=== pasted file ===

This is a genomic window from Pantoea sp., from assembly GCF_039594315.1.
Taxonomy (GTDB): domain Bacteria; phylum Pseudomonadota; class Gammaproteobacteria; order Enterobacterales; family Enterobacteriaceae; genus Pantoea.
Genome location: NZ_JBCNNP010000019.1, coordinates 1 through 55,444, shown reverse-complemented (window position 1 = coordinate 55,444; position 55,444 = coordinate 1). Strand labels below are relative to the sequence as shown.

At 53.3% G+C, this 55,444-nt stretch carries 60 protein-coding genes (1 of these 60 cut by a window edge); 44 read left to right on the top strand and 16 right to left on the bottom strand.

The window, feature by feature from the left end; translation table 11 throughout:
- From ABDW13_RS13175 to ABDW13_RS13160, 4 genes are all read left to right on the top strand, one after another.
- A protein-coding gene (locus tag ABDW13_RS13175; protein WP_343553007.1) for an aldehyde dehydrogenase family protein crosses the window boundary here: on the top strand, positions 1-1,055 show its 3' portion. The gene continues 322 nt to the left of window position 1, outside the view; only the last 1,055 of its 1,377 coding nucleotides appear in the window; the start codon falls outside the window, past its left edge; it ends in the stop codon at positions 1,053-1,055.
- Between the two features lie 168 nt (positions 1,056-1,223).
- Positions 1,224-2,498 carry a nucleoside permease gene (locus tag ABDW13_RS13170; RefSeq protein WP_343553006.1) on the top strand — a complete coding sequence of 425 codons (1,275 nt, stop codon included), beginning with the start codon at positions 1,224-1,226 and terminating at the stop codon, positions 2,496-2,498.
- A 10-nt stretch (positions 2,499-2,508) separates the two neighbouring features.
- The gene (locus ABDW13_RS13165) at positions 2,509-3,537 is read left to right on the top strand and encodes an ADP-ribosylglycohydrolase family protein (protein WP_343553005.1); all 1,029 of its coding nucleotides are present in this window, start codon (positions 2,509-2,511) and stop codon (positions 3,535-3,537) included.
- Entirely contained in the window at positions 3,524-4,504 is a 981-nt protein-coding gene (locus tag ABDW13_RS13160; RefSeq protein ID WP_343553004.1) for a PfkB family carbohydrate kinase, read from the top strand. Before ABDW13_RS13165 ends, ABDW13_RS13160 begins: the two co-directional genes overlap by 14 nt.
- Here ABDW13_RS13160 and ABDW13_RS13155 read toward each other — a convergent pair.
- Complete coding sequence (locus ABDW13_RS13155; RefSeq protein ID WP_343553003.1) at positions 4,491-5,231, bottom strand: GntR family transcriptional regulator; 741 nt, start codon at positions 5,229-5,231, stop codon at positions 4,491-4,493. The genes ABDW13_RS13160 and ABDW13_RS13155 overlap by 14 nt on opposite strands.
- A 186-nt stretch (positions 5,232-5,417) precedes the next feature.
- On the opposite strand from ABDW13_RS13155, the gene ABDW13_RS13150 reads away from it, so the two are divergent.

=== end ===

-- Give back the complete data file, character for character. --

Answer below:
This is a genomic window from Pantoea sp., from assembly GCF_039594315.1.
Taxonomy (GTDB): domain Bacteria; phylum Pseudomonadota; class Gammaproteobacteria; order Enterobacterales; family Enterobacteriaceae; genus Pantoea.
Genome location: NZ_JBCNNP010000019.1, coordinates 1 through 55,444, shown reverse-complemented (window position 1 = coordinate 55,444; position 55,444 = coordinate 1). Strand labels below are relative to the sequence as shown.

At 53.3% G+C, this 55,444-nt stretch carries 60 protein-coding genes (1 of these 60 cut by a window edge); 44 read left to right on the top strand and 16 right to left on the bottom strand.

The window, feature by feature from the left end; translation table 11 throughout:
- From ABDW13_RS13175 to ABDW13_RS13160, 4 genes are all read left to right on the top strand, one after another.
- A protein-coding gene (locus tag ABDW13_RS13175; protein WP_343553007.1) for an aldehyde dehydrogenase family protein crosses the window boundary here: on the top strand, positions 1-1,055 show its 3' portion. The gene continues 322 nt to the left of window position 1, outside the view; only the last 1,055 of its 1,377 coding nucleotides appear in the window; the start codon falls outside the window, past its left edge; it ends in the stop codon at positions 1,053-1,055.
- Between the two features lie 168 nt (positions 1,056-1,223).
- Positions 1,224-2,498 carry a nucleoside permease gene (locus tag ABDW13_RS13170; RefSeq protein WP_343553006.1) on the top strand — a complete coding sequence of 425 codons (1,275 nt, stop codon included), beginning with the start codon at positions 1,224-1,226 and terminating at the stop codon, positions 2,496-2,498.
- A 10-nt stretch (positions 2,499-2,508) separates the two neighbouring features.
- The gene (locus ABDW13_RS13165) at positions 2,509-3,537 is read left to right on the top strand and encodes an ADP-ribosylglycohydrolase family protein (protein WP_343553005.1); all 1,029 of its coding nucleotides are present in this window, start codon (positions 2,509-2,511) and stop codon (positions 3,535-3,537) included.
- Entirely contained in the window at positions 3,524-4,504 is a 981-nt protein-coding gene (locus tag ABDW13_RS13160; RefSeq protein ID WP_343553004.1) for a PfkB family carbohydrate kinase, read from the top strand. Before ABDW13_RS13165 ends, ABDW13_RS13160 begins: the two co-directional genes overlap by 14 nt.
- Here ABDW13_RS13160 and ABDW13_RS13155 read toward each other — a convergent pair.
- Complete coding sequence (locus ABDW13_RS13155; RefSeq protein ID WP_343553003.1) at positions 4,491-5,231, bottom strand: GntR family transcriptional regulator; 741 nt, start codon at positions 5,229-5,231, stop codon at positions 4,491-4,493. The genes ABDW13_RS13160 and ABDW13_RS13155 overlap by 14 nt on opposite strands.
- A 186-nt stretch (positions 5,232-5,417) precedes the next feature.
- On the opposite strand from ABDW13_RS13155, the gene ABDW13_RS13150 reads away from it, so the two are divergent.